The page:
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ATI HD 5870 Scaling Performance: X58 vs P55 Showdown

Last response: in Graphics & Displays
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a c 169 U Graphics card
October 5, 2009 8:39:07 AM

Good read:
http://anandtech.com/mb/showdoc.aspx?i=3649&p=7

That said, if you are running a single card such as the HD 5870, either platform is fine. However, performance in x8 mode was a bit disappointing for those needing the second slot for purposes other than graphics. In the end, performance in games was still very good and only a benchmark would inform you of less than stellar performance. What we cannot answer right now is if the dual x8 PCIe capability on Lynnfield will become a true bottleneck with the GPUs that follow the current/planned releases from AMD/Nvidia.

So our conclusion still has not changed from a month ago, if you plan on purchasing a high end multi-GPU setup you'll want to go with X58/Bloomfield for the best possible performance. If you want a great combination of application and gaming performance without the power consumption or heat concerns, the Lynnfield platform is a very attractive alternative.
a c 170 U Graphics card
October 5, 2009 8:09:40 PM

While the 1366 has 2x the available bandwidth (2xPCIe x16 v2.0) of the 1156 which would likely mean the 1156 won't handle too much beyond a 2x HD5870 setup, it's already been shown that even the best CPU's require overclocking at times to prevent being a bottleneck.

RAM, too can be a bottleneck and the top speed RAM is very expensive today.

So if you build a high-end system and then decide in two years to get the latest graphics card you'll also likely need a new CPU and faster RAM (and very possibly your Power Supply too). In this scenario, the only crucial feature we haven't upgraded is the motherboard. There's a pretty good chance that a feature like LucidLogix' upcoming chip which eliminates normal SLI/Crossfire limitations and just remaps the instructions will be a common part of motherboards.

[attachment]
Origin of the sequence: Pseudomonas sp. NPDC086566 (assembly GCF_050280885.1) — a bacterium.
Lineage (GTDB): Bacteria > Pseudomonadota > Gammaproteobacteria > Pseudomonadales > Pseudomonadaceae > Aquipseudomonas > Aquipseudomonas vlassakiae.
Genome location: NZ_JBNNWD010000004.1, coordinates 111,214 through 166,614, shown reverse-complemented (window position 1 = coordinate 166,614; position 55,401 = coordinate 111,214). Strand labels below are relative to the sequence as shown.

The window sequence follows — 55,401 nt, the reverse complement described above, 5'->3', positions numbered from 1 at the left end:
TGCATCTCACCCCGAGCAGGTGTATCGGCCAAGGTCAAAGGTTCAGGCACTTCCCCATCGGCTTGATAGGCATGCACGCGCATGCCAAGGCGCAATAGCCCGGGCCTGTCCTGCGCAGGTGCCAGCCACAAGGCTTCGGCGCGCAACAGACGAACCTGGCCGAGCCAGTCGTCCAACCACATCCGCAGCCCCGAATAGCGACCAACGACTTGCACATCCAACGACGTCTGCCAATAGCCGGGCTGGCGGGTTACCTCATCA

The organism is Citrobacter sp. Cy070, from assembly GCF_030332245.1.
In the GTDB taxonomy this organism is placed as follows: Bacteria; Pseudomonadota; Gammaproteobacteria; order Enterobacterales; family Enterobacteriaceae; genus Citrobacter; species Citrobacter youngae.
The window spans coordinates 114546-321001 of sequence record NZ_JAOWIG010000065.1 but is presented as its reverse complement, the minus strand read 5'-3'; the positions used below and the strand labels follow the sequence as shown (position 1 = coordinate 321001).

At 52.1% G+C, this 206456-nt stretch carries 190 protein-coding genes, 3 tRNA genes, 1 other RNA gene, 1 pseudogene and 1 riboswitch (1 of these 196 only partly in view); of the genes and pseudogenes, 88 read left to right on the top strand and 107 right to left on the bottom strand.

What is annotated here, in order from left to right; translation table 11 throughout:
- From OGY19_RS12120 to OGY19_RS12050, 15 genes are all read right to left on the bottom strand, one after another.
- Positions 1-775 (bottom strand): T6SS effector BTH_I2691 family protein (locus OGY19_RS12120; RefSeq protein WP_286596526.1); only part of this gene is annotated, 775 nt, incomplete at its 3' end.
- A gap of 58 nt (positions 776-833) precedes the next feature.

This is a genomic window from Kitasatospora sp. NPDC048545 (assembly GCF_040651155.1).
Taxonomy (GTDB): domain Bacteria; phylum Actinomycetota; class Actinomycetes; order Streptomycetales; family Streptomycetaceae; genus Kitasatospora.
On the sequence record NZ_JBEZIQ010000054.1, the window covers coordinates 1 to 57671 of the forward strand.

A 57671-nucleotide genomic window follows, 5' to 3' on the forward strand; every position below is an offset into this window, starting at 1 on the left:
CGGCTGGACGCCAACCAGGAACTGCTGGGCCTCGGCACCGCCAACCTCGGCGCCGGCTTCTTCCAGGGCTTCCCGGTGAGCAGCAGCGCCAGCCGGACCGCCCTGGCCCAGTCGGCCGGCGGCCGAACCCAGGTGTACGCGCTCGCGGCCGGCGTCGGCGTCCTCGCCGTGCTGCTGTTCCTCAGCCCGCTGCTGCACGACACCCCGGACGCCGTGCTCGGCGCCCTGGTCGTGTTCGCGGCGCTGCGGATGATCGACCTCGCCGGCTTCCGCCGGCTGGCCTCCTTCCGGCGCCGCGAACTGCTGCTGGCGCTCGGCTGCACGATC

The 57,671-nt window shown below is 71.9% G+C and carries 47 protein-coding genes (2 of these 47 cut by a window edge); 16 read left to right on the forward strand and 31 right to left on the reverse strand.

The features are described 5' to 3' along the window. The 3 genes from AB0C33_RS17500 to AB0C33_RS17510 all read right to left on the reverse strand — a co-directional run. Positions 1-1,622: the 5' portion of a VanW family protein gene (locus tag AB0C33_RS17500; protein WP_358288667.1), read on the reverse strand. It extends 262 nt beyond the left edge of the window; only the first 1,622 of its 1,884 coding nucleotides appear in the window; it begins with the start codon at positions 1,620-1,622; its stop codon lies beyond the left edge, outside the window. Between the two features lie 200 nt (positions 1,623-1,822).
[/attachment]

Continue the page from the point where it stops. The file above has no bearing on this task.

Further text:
So I just don't see the graphics bandwidth being that big of a deal. In my opinion by the time you need to upgrade your system you might as well buy a whole new computer. And by the time you do that, the next-gen consoles like the PS4 should be starting to kill the PC game market if you believe (and I do) a lot of the talk from game developers about the costs of developing for the PC. All they need to convert me over is support for Keyboard and Mouse and video scaled to either HDTV or close-up monitor proportions.

I'm thinking carefully about my next PC as I suspect it's the last time I'll buy a PC for games.
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